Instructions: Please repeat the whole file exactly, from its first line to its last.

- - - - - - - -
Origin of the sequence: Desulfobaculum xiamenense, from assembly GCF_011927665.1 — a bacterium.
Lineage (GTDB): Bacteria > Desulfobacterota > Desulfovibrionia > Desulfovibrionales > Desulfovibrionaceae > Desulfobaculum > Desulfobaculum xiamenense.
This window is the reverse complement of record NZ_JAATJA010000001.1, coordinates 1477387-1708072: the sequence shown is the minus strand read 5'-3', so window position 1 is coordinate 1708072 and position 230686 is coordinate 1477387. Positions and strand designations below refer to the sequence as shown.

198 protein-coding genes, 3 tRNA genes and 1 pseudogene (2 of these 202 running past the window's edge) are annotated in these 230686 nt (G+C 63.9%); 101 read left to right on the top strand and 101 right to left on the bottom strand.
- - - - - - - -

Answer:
Origin of the sequence: Desulfobaculum xiamenense, from assembly GCF_011927665.1 — a bacterium.
Lineage (GTDB): Bacteria > Desulfobacterota > Desulfovibrionia > Desulfovibrionales > Desulfovibrionaceae > Desulfobaculum > Desulfobaculum xiamenense.
This window is the reverse complement of record NZ_JAATJA010000001.1, coordinates 1477387-1708072: the sequence shown is the minus strand read 5'-3', so window position 1 is coordinate 1708072 and position 230686 is coordinate 1477387. Positions and strand designations below refer to the sequence as shown.

198 protein-coding genes, 3 tRNA genes and 1 pseudogene (2 of these 202 running past the window's edge) are annotated in these 230686 nt (G+C 63.9%); 101 read left to right on the top strand and 101 right to left on the bottom strand.